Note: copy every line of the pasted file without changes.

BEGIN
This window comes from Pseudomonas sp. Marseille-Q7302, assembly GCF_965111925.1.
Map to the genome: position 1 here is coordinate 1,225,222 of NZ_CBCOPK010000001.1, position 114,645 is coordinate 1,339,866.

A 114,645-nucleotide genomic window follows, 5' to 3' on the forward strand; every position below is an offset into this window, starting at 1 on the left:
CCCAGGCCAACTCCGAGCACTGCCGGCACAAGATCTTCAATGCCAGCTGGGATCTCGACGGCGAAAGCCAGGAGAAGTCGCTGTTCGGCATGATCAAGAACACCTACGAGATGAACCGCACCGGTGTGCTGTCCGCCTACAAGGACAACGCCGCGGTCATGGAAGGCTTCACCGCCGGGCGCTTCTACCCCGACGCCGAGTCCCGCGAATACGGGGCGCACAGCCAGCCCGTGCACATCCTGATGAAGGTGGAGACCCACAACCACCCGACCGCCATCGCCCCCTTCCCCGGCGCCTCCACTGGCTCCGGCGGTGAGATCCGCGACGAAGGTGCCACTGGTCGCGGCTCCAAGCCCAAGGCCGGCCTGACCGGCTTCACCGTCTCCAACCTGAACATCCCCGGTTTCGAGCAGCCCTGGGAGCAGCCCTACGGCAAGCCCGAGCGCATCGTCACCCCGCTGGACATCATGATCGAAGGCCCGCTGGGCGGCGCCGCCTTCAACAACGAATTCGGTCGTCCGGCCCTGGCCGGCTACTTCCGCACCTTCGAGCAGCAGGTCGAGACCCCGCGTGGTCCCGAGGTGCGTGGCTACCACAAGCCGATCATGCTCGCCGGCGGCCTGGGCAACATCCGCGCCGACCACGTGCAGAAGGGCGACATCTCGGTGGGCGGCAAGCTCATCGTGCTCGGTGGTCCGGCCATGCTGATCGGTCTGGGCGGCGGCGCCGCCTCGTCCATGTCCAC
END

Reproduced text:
This window comes from Pseudomonas sp. Marseille-Q7302, assembly GCF_965111925.1.
Map to the genome: position 1 here is coordinate 1,225,222 of NZ_CBCOPK010000001.1, position 114,645 is coordinate 1,339,866.

A 114,645-nucleotide genomic window follows, 5' to 3' on the forward strand; every position below is an offset into this window, starting at 1 on the left:
CCCAGGCCAACTCCGAGCACTGCCGGCACAAGATCTTCAATGCCAGCTGGGATCTCGACGGCGAAAGCCAGGAGAAGTCGCTGTTCGGCATGATCAAGAACACCTACGAGATGAACCGCACCGGTGTGCTGTCCGCCTACAAGGACAACGCCGCGGTCATGGAAGGCTTCACCGCCGGGCGCTTCTACCCCGACGCCGAGTCCCGCGAATACGGGGCGCACAGCCAGCCCGTGCACATCCTGATGAAGGTGGAGACCCACAACCACCCGACCGCCATCGCCCCCTTCCCCGGCGCCTCCACTGGCTCCGGCGGTGAGATCCGCGACGAAGGTGCCACTGGTCGCGGCTCCAAGCCCAAGGCCGGCCTGACCGGCTTCACCGTCTCCAACCTGAACATCCCCGGTTTCGAGCAGCCCTGGGAGCAGCCCTACGGCAAGCCCGAGCGCATCGTCACCCCGCTGGACATCATGATCGAAGGCCCGCTGGGCGGCGCCGCCTTCAACAACGAATTCGGTCGTCCGGCCCTGGCCGGCTACTTCCGCACCTTCGAGCAGCAGGTCGAGACCCCGCGTGGTCCCGAGGTGCGTGGCTACCACAAGCCGATCATGCTCGCCGGCGGCCTGGGCAACATCCGCGCCGACCACGTGCAGAAGGGCGACATCTCGGTGGGCGGCAAGCTCATCGTGCTCGGTGGTCCGGCCATGCTGATCGGTCTGGGCGGCGGCGCCGCCTCGTCCATGTCCAC